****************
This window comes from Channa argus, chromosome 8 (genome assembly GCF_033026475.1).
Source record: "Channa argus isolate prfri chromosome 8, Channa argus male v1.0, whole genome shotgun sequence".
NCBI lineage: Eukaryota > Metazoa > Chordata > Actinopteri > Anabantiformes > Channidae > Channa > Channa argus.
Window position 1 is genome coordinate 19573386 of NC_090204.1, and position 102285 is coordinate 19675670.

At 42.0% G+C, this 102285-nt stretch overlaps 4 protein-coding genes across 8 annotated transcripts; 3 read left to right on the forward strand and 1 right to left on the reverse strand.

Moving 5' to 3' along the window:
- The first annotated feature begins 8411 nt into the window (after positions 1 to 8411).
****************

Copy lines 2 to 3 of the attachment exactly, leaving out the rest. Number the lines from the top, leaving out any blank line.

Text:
Source record: "Channa argus isolate prfri chromosome 8, Channa argus male v1.0, whole genome shotgun sequence".
NCBI lineage: Eukaryota > Metazoa > Chordata > Actinopteri > Anabantiformes > Channidae > Channa > Channa argus.